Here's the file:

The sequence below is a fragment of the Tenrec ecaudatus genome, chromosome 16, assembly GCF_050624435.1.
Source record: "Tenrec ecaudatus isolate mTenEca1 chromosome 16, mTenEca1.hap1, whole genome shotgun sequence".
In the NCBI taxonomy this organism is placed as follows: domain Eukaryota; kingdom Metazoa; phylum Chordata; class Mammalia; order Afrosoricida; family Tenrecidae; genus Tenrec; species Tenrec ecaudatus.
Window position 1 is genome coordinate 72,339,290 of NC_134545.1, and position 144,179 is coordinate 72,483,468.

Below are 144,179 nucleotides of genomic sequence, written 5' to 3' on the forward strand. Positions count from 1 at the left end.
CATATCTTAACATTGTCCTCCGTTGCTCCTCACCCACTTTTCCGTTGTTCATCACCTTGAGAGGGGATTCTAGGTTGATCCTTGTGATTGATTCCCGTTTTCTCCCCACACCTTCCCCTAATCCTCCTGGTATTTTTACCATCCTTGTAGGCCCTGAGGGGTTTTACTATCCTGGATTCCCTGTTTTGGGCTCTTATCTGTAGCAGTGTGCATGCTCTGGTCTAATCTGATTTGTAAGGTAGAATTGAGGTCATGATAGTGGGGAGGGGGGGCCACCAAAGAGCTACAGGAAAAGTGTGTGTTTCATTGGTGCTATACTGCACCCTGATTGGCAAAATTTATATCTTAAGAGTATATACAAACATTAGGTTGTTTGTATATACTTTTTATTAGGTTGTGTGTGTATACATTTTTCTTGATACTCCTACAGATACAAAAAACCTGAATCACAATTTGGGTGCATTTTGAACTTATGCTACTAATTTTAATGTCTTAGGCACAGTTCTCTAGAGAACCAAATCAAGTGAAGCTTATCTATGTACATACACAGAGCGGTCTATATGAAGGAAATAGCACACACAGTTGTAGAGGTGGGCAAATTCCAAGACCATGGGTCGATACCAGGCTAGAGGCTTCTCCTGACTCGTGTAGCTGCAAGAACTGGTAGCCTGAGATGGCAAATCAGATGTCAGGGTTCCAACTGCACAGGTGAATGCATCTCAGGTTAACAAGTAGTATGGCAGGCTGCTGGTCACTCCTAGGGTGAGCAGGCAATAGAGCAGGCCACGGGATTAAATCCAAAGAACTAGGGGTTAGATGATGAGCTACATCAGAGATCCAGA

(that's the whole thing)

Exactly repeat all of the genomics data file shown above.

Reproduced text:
The sequence below is a fragment of the Tenrec ecaudatus genome, chromosome 16, assembly GCF_050624435.1.
Source record: "Tenrec ecaudatus isolate mTenEca1 chromosome 16, mTenEca1.hap1, whole genome shotgun sequence".
In the NCBI taxonomy this organism is placed as follows: domain Eukaryota; kingdom Metazoa; phylum Chordata; class Mammalia; order Afrosoricida; family Tenrecidae; genus Tenrec; species Tenrec ecaudatus.
Window position 1 is genome coordinate 72,339,290 of NC_134545.1, and position 144,179 is coordinate 72,483,468.

Below are 144,179 nucleotides of genomic sequence, written 5' to 3' on the forward strand. Positions count from 1 at the left end.
CATATCTTAACATTGTCCTCCGTTGCTCCTCACCCACTTTTCCGTTGTTCATCACCTTGAGAGGGGATTCTAGGTTGATCCTTGTGATTGATTCCCGTTTTCTCCCCACACCTTCCCCTAATCCTCCTGGTATTTTTACCATCCTTGTAGGCCCTGAGGGGTTTTACTATCCTGGATTCCCTGTTTTGGGCTCTTATCTGTAGCAGTGTGCATGCTCTGGTCTAATCTGATTTGTAAGGTAGAATTGAGGTCATGATAGTGGGGAGGGGGGGCCACCAAAGAGCTACAGGAAAAGTGTGTGTTTCATTGGTGCTATACTGCACCCTGATTGGCAAAATTTATATCTTAAGAGTATATACAAACATTAGGTTGTTTGTATATACTTTTTATTAGGTTGTGTGTGTATACATTTTTCTTGATACTCCTACAGATACAAAAAACCTGAATCACAATTTGGGTGCATTTTGAACTTATGCTACTAATTTTAATGTCTTAGGCACAGTTCTCTAGAGAACCAAATCAAGTGAAGCTTATCTATGTACATACACAGAGCGGTCTATATGAAGGAAATAGCACACACAGTTGTAGAGGTGGGCAAATTCCAAGACCATGGGTCGATACCAGGCTAGAGGCTTCTCCTGACTCGTGTAGCTGCAAGAACTGGTAGCCTGAGATGGCAAATCAGATGTCAGGGTTCCAACTGCACAGGTGAATGCATCTCAGGTTAACAAGTAGTATGGCAGGCTGCTGGTCACTCCTAGGGTGAGCAGGCAATAGAGCAGGCCACGGGATTAAATCCAAAGAACTAGGGGTTAGATGATGAGCTACATCAGAGATCCAGA